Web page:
Witch-blooded robber Bridget has made a reputation for herself in the capital city, but she’s not interested in the attention of the Thieves’ Guild–and she’s not bothered by the rumors of urchin kidnappings, either. With winter coming, she’s looking out for herself and no one else.
Until she picks the wrong pocket, and recognizes her estranged brother Teddy.
Young craftsman Theodor arrives in the capital ready to take the final step toward his dream career as Lord Engineer of Arido. His apprenticeship with a renowned city engineer comes with new rules and challenges, but it’s worth it for the exposure to the Imperial Council.
While spying on her brother, Bridget overhears a secret meeting that reveals a cruel plot. After more than a decade apart, Theodor and Bridget must reunite to stop a traitor whose plan threatens not only their city, but the whole empire.
Set seven years before the events of From Under the Mountain, The Traitor’s Tunnel is the story of two young people presented with a choice–to protect themselves, or to protect others–the consequences of which will change their lives forever.
An excess of work meant abundant opportunities to highlight his strengths.
And she’d been angry to realize this, that Teddy and Leander were in love without demanding each other’s bodies. Not at them, of course, but she felt like she’d been lied to all her life. For years, too many years, those gazes had plagued her.
I don’t pick up many novellas, but this one presented itself when I was having a bad day and I heard there was good representation in it so I decided to give it a go. The characters are developed beautifully throughout the story, though most of the supporting characters didn’t get much development. I expected this though, given the length of the story in comparison to the books I tend to reach for first.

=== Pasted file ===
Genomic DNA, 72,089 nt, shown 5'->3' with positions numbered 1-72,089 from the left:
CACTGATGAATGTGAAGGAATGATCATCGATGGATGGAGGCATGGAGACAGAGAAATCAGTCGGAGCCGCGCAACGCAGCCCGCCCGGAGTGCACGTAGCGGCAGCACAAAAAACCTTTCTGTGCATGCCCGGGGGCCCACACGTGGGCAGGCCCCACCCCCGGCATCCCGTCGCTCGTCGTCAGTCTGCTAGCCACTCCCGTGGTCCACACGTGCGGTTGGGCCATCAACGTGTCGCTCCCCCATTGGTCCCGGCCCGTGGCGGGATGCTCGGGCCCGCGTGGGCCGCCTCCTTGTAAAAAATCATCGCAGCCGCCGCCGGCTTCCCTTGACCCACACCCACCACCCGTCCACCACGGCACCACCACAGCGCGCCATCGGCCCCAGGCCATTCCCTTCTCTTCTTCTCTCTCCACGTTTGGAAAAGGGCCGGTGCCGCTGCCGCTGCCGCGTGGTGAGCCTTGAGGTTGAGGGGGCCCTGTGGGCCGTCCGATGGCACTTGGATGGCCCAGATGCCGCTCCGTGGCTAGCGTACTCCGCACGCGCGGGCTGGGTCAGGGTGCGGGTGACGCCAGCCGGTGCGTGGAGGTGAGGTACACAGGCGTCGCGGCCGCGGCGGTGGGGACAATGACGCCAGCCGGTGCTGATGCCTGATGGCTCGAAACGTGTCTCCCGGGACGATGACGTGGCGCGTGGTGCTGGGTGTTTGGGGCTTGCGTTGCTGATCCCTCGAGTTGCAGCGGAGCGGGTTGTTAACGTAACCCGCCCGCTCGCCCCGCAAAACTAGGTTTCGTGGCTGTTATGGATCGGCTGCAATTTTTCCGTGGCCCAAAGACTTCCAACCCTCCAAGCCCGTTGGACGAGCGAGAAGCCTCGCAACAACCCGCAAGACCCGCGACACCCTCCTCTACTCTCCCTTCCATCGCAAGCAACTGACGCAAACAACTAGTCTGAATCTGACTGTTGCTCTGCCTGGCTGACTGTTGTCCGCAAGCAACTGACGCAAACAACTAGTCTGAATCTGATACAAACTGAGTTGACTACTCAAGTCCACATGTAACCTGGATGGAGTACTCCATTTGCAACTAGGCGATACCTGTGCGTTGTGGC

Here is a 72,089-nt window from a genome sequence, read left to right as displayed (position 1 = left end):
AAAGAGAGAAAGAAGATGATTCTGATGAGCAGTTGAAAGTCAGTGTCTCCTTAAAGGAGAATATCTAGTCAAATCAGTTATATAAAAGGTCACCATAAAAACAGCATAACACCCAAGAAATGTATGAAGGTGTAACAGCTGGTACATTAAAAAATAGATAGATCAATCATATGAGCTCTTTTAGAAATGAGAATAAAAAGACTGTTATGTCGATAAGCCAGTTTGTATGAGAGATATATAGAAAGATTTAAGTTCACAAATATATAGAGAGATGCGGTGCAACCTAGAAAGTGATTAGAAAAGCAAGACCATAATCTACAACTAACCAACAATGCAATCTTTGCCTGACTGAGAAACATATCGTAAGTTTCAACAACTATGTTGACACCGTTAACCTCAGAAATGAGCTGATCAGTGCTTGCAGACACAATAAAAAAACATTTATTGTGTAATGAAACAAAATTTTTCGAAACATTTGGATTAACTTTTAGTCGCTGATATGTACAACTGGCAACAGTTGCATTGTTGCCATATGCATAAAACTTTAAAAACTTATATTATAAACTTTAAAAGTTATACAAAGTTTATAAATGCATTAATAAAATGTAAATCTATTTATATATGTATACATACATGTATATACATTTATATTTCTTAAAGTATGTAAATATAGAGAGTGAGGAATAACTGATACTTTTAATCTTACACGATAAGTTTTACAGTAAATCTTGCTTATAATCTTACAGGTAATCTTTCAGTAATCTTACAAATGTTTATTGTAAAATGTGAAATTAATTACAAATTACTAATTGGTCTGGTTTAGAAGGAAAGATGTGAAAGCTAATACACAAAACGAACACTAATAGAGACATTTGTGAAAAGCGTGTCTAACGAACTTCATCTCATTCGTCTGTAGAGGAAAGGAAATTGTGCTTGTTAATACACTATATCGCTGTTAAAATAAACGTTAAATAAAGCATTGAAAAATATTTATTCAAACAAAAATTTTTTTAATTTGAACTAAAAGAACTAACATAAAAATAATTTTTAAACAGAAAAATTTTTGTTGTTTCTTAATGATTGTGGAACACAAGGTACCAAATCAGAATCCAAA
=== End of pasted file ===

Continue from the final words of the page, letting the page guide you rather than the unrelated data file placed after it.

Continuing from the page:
I really liked the use of dual point-of-view characters, Theodor and Bridget. They have such different perspectives that it adds so much to what the story is and how I was able to watch it progress. I also really enjoyed being able to come at the situation from such different perspectives because it made the story feel more real.
The world is built up through the story with bits and pieces of the world being given from beginning to end. It’s done in such a clever way that it’s not explicit world building, but storytelling in a way that presents the world through the eyes of the characters. I think it was brilliantly done and it was very easy to lose myself in it.
At the beginning of the story, it felt like it was moving a bit slower than I expected it to, but the amazing representation present helped me stay interested. However, around the middle I realized the story wasn’t REALLY slow. The author was setting it up much like someone sets up dominos in a pattern before knocking into one and watching them fall in an unstoppable pattern. By the end of the story, I felt like I knew the characters and their situations. I felt like we’d been through the trial together.
At the end, the only thing I can say I’m unhappy with is that I had to say goodbye to the characters. I really hope we get to see more of them in the future because there’s so much potential there.
Overall, I rate The Traitor’s Tunnel 4 out of 5 bookworms.
Don’t just take my word for it. Preorder a copy of The Traitor’s Tunnel and enjoy it for yourself when it’s released on 20 June 2017! A few places you can go to reserve your copy are:
For more information about C. M. Spivey and his work, visit his website.
I received a digital copy of this book from the author in exchange for this honest review.